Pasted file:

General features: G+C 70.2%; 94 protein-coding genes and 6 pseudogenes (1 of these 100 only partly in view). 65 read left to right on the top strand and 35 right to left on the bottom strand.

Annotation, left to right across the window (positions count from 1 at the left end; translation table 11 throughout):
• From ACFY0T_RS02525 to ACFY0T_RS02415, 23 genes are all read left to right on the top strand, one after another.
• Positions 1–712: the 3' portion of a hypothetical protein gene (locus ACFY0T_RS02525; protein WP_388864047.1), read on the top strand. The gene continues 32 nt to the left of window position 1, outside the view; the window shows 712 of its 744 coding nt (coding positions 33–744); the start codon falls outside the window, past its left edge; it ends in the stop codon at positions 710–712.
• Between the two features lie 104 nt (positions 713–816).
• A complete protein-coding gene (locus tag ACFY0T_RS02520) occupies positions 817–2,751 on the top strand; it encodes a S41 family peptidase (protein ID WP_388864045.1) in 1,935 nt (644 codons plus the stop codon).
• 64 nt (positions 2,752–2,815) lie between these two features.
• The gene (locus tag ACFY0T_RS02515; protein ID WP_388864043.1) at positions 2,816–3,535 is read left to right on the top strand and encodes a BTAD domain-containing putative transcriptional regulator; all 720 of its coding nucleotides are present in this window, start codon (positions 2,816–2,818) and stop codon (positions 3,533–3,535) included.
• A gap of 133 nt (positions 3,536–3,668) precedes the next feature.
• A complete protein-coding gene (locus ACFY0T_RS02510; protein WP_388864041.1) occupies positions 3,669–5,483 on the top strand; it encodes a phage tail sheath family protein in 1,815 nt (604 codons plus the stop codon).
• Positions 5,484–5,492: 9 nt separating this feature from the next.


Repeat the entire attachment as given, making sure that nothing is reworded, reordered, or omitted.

General features: G+C 70.2%; 94 protein-coding genes and 6 pseudogenes (1 of these 100 only partly in view). 65 read left to right on the top strand and 35 right to left on the bottom strand.

Annotation, left to right across the window (positions count from 1 at the left end; translation table 11 throughout):
• From ACFY0T_RS02525 to ACFY0T_RS02415, 23 genes are all read left to right on the top strand, one after another.
• Positions 1–712: the 3' portion of a hypothetical protein gene (locus ACFY0T_RS02525; protein WP_388864047.1), read on the top strand. The gene continues 32 nt to the left of window position 1, outside the view; the window shows 712 of its 744 coding nt (coding positions 33–744); the start codon falls outside the window, past its left edge; it ends in the stop codon at positions 710–712.
• Between the two features lie 104 nt (positions 713–816).
• A complete protein-coding gene (locus tag ACFY0T_RS02520) occupies positions 817–2,751 on the top strand; it encodes a S41 family peptidase (protein ID WP_388864045.1) in 1,935 nt (644 codons plus the stop codon).
• 64 nt (positions 2,752–2,815) lie between these two features.
• The gene (locus tag ACFY0T_RS02515; protein ID WP_388864043.1) at positions 2,816–3,535 is read left to right on the top strand and encodes a BTAD domain-containing putative transcriptional regulator; all 720 of its coding nucleotides are present in this window, start codon (positions 2,816–2,818) and stop codon (positions 3,533–3,535) included.
• A gap of 133 nt (positions 3,536–3,668) precedes the next feature.
• A complete protein-coding gene (locus ACFY0T_RS02510; protein WP_388864041.1) occupies positions 3,669–5,483 on the top strand; it encodes a phage tail sheath family protein in 1,815 nt (604 codons plus the stop codon).
• Positions 5,484–5,492: 9 nt separating this feature from the next.